From Daily Kos:
The union of politics and music has a long history. It works on a multiple levels too. Associating a campaign with a popular song is the equivalent of having a good jingle for a product, and it helps to get the crowds going.
Can a candidate use a song at a campaign event in front of the crowd before the candidate arrives?
• When music is played in public, such as at a campaign event, it is typically necessary to obtain a license for the musical composition (words and music). It is not necessary to obtain a license from the owner of the sound recording (usually a record label).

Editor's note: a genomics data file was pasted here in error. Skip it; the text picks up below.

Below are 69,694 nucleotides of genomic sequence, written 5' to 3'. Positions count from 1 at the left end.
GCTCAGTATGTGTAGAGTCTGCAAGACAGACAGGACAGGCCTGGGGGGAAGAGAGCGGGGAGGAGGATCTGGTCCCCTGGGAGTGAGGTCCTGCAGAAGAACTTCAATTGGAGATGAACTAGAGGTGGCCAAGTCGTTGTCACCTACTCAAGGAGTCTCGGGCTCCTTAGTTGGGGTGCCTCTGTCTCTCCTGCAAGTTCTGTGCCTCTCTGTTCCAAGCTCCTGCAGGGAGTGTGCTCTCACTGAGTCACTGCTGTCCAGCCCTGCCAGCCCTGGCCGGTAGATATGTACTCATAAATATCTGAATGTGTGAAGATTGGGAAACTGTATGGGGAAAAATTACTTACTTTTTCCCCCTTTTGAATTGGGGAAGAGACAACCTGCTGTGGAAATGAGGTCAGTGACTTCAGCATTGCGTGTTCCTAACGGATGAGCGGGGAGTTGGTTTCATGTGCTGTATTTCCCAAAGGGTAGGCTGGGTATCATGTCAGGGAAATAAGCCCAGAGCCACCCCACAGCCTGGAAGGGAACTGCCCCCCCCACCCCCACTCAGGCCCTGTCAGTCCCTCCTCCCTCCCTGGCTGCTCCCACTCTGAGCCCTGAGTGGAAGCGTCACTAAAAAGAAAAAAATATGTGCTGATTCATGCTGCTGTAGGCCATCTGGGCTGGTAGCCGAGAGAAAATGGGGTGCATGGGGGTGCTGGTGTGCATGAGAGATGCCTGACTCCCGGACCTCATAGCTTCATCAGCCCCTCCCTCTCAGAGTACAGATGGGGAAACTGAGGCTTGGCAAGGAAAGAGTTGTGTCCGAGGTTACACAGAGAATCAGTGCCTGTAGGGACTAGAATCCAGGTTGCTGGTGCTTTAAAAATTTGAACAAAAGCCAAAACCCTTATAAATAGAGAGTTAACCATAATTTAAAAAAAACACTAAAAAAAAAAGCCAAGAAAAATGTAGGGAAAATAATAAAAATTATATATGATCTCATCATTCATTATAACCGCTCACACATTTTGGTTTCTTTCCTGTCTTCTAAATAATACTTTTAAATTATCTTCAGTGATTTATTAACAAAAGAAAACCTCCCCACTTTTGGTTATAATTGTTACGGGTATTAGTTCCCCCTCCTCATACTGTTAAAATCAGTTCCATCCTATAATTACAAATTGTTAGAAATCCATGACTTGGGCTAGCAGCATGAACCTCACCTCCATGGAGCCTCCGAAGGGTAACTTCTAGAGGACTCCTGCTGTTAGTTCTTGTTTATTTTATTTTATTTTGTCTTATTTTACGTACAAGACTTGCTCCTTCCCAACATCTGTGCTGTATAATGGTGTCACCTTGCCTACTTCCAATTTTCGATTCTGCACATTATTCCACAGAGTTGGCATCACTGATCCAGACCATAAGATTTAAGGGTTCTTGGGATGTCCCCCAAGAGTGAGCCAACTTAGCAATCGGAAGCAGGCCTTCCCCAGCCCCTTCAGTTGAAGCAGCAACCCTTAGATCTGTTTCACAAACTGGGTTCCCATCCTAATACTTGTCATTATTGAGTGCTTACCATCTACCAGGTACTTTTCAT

• The musical composition license is usually issued by a performing rights organization (“PRO” – such as ASCAP, BMI, and SESAC).
• The license can be obtained by either the campaign or the venue (e.g., hotel, restaurant, stadium).
From Future of Music
Cases get less clear cut when political campaigns use songs in a context that could be interpreted as an endorsement of particular ideas or candidates on the part of the artist. ASCAP offers this guide for music use by political campaigns [PDF], which outlines the process of clearing a song, and also explains how licensing a song may not protect a campaign from being sued by an artist who does not want them to use their music.